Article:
“This protest was inspired by the remarks of Hadash-Ta’al member of Knesset, Aida Touma-Silman. After the funeral of five killed high-ranking Lions Den members during an IDF raid, Touma-Silman wrote on her Facebook, two days before the protest, “Nablus bids farewell to our martyrs today.” Touma-Silman is actively glorifying terrorism by making such remarks. These students should be ashamed of their public representatives who support terrorism and bloodshed of other Israelis, their fellow citizens. Instead of agreeing with Aida Touma-Silman, these students should have condemned her hateful rhetoric.” To read more, follow this link.
In addition to covering biased rhetoric on Israel’s campuses, CAMERA on Campus Israel hosted several educational events on its own with Middle East expert Mordechai Kedar at Tel Aviv University and Iran expert Beni Sabti at Hebrew University as part of CAMERA on Campus’ Mizrahi Stories campaign.
To stay updated with CAMERA on Campus Israel, please follow @CAMERAonCampusIsrael via Instagram.
Exclusive CAMERA Fellowship Event with
Zachor Legal’s Marc Greendorfer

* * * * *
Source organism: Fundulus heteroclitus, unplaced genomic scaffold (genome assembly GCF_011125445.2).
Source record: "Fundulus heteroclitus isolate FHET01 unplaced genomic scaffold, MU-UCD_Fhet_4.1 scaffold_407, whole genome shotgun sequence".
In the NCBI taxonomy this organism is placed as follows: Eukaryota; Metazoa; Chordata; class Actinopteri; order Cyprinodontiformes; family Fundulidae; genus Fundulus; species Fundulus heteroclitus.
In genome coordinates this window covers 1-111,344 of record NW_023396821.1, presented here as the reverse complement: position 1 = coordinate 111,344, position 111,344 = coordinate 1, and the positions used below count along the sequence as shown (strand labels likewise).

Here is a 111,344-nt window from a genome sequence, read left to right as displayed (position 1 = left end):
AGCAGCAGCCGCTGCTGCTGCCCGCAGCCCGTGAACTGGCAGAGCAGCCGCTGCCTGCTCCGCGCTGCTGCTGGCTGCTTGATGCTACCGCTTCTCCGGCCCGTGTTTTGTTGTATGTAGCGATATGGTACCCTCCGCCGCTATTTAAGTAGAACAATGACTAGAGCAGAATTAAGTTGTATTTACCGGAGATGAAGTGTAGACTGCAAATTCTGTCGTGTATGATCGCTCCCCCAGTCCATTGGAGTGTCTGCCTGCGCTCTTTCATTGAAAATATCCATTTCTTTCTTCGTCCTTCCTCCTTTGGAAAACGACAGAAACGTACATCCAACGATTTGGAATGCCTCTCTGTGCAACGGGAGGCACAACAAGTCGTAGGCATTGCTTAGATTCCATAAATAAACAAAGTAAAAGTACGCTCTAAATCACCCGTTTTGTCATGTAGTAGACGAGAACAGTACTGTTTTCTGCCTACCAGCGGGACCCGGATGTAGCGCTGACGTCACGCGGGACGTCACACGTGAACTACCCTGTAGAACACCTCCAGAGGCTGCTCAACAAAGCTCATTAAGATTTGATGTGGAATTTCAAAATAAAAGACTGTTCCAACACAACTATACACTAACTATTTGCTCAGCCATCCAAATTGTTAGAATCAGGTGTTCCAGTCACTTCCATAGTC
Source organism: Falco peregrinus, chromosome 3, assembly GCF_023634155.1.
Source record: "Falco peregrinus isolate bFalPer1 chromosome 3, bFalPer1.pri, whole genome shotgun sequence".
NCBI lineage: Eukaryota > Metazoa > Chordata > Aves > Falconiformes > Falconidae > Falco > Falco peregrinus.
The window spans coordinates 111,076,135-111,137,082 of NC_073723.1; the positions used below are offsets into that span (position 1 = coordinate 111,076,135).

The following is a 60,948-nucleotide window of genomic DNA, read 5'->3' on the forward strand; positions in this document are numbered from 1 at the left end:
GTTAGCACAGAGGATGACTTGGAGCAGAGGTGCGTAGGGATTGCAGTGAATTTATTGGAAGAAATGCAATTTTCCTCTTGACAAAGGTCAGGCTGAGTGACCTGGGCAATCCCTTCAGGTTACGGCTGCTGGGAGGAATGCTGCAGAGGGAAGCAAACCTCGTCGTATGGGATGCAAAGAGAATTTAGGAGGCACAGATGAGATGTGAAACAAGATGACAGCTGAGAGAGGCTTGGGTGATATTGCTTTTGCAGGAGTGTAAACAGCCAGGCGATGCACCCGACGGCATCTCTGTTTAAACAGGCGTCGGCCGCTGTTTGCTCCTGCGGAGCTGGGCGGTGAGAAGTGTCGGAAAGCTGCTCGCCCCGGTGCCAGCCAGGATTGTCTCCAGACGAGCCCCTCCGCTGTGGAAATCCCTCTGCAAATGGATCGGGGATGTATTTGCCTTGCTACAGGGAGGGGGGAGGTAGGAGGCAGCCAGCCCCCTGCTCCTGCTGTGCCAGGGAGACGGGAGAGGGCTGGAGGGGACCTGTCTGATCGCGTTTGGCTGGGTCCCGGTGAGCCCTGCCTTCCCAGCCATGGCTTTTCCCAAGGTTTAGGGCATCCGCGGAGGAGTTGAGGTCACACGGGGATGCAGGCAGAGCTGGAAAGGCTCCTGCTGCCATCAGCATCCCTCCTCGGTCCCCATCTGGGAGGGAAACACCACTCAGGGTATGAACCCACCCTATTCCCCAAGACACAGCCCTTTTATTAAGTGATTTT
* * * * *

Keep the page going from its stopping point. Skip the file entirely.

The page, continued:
Throughout the academic school year, CAMERA will be providing exclusive webinars for CAMERA Fellows, allowing them to engage in in-depth conversations with some of the most renowned scholars on Israel and the Arab-Israeli conflict.
The 2022-2023 CAMERA Fellowship cohort had an intimate conversation with Marc Greendorfer, the founder of Zachor Legal. With the growing trend of university newspapers circumventing their journalist integrity by sharing publicly their support for the antisemitic BDS movements as well as seemingly censoring pro-Israel voices as noted by Ohio State University CAMERA Fellow, Alex Grosman in the Aglemeiner and by the Conference of Presidents of Major Jewish Organizations and CAMERA in JNS, this conversation with Zachor Legal was all the more so necessary and urgent for our student activists.